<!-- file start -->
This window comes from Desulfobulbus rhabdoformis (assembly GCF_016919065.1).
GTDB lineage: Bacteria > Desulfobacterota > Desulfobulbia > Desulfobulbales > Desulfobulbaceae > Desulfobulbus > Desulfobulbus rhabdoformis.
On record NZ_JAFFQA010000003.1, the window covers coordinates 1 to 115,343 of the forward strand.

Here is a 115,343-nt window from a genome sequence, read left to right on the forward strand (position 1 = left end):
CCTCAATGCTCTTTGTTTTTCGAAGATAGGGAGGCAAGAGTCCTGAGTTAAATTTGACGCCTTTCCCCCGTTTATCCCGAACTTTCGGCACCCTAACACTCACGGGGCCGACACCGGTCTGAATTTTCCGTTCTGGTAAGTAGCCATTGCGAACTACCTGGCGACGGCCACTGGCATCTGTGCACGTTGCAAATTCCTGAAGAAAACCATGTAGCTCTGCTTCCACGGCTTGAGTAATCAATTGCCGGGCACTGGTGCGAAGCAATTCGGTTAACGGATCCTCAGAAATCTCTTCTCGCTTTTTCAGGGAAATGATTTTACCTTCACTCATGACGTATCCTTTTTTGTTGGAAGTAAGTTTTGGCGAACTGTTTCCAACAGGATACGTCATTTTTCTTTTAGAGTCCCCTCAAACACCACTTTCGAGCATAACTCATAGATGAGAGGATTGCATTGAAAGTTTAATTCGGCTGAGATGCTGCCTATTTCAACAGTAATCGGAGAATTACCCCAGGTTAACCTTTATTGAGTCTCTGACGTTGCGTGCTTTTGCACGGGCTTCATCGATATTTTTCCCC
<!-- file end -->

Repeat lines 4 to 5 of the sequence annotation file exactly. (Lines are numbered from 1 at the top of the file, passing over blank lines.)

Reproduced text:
Here is a 115,343-nt window from a genome sequence, read left to right on the forward strand (position 1 = left end):
CCTCAATGCTCTTTGTTTTTCGAAGATAGGGAGGCAAGAGTCCTGAGTTAAATTTGACGCCTTTCCCCCGTTTATCCCGAACTTTCGGCACCCTAACACTCACGGGGCCGACACCGGTCTGAATTTTCCGTTCTGGTAAGTAGCCATTGCGAACTACCTGGCGACGGCCACTGGCATCTGTGCACGTTGCAAATTCCTGAAGAAAACCATGTAGCTCTGCTTCCACGGCTTGAGTAATCAATTGCCGGGCACTGGTGCGAAGCAATTCGGTTAACGGATCCTCAGAAATCTCTTCTCGCTTTTTCAGGGAAATGATTTTACCTTCACTCATGACGTATCCTTTTTTGTTGGAAGTAAGTTTTGGCGAACTGTTTCCAACAGGATACGTCATTTTTCTTTTAGAGTCCCCTCAAACACCACTTTCGAGCATAACTCATAGATGAGAGGATTGCATTGAAAGTTTAATTCGGCTGAGATGCTGCCTATTTCAACAGTAATCGGAGAATTACCCCAGGTTAACCTTTATTGAGTCTCTGACGTTGCGTGCTTTTGCACGGGCTTCATCGATATTTTTCCCC